Trout Condition Factor
By Dick Marquand
Trout anglers and those involved with the management of our trout and salmon fisheries are often heard to use the term “trout condition factor. ” What does the term actually mean?
Condition factor is a numerical value given to a trout or salmon that reflects its condition. This value is arrived at by using a mathematical formula that takes into account both the weight and length of the fish. A well-conditioned fish has a high condition factor, while one in poor condition has a low factor.
The condition factor is arrived at by dividing its weight (in grams) by its cubed length (in centimetres
from the tip of its nose to the fork of its tail) and multiplying the result by 3612.8. This may sound
complicated, but in this day and age of pocket calculators, it is very simple and takes little time.
For example, let’s take the trout in photo A, a typical good condition Lake Dunstan brownie with a length of 55.5 cm and a weight of 2700 grams.
For those of you who still think of your trout and salmon in pounds and inches, the formula is even
For example, the poor conditioned brown trout in photo B is 23 inches long and weighs 1 lb 12 oz. (One ounce is equal to 0.0625 of one pound, so 1 lb 12 oz is 1.75 lb.)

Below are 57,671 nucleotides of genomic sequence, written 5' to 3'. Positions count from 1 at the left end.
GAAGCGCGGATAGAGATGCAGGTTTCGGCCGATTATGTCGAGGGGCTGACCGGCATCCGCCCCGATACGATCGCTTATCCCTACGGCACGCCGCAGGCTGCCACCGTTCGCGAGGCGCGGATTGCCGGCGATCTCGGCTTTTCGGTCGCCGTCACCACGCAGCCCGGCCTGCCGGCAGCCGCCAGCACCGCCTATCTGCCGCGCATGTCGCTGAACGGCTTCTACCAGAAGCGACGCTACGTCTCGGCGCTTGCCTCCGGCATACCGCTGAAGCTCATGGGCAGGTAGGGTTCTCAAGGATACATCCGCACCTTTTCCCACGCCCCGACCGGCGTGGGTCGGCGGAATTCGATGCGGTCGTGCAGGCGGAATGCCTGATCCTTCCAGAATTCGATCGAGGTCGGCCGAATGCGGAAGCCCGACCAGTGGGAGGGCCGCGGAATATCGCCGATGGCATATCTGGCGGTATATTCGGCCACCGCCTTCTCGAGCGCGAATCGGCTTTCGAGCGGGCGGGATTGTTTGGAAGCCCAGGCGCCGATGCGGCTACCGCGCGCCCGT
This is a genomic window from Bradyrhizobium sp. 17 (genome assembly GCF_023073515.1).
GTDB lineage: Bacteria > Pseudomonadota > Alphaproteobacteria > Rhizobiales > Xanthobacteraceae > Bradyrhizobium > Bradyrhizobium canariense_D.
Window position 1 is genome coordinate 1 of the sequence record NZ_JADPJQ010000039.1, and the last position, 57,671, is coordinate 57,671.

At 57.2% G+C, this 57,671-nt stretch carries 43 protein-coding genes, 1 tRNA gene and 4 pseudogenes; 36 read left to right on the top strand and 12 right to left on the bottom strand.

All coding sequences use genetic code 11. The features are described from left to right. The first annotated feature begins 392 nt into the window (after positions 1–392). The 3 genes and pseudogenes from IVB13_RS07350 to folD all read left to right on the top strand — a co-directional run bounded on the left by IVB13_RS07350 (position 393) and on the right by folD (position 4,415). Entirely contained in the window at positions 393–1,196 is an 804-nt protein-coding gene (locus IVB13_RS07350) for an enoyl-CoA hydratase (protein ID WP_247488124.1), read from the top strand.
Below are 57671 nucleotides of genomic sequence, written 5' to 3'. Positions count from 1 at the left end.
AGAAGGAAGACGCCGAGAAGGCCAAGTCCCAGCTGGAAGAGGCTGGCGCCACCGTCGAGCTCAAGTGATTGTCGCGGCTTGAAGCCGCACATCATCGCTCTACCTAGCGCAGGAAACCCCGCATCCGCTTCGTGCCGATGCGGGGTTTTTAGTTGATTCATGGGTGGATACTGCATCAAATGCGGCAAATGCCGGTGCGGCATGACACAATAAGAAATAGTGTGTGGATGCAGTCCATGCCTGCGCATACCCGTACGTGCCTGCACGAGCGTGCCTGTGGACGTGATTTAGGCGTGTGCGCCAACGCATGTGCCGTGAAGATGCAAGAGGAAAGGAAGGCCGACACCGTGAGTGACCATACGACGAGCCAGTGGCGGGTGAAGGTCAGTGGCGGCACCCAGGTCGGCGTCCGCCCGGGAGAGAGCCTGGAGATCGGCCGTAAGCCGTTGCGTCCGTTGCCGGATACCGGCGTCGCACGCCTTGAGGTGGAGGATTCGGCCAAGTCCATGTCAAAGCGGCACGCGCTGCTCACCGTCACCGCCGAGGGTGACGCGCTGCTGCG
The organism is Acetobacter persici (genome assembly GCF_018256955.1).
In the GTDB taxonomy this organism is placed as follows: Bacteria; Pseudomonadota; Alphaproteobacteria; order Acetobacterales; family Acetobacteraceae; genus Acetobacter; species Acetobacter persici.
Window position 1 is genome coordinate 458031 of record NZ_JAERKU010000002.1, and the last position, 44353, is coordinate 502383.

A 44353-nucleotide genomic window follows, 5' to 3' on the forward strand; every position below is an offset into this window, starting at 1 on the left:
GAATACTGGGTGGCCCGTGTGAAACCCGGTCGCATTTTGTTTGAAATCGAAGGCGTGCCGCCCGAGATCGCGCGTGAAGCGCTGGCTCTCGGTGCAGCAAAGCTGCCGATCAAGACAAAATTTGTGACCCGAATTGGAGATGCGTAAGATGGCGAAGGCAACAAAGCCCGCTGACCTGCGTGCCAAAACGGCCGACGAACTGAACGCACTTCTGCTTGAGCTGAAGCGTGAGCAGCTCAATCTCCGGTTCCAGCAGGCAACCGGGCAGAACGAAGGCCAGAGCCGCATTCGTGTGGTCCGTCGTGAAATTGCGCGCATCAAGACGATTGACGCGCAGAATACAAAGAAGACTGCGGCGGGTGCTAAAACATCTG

The condition factor of a trout or salmon is important to fisheries managers. The reason for a low condition factor could be that the fish is stressed, diseased or starved because of overpopulation, or perhaps its the environment is unsuitable because of water temperatures, pollution or some other factor that affects either the trout or its food source. Likewise, a high condition factor indicates a healthy fish and healthy habitat with a low population and/or a plentiful food supply.
Pre-spawning trout will be found to be in better condition than those that have experienced the rigours of spawning.
I enjoy grading my catch using a value other than its weight and length. The condition factor is to me, a very important value. I’d far rather catch a 1 kg brownie in good condition than a 3 kg slab that I could almost shave with – wouldn’t you?
The growth of rainbow trout (Oncorhynchus mykiss) in warm-temperate lakes from The University of Waikato.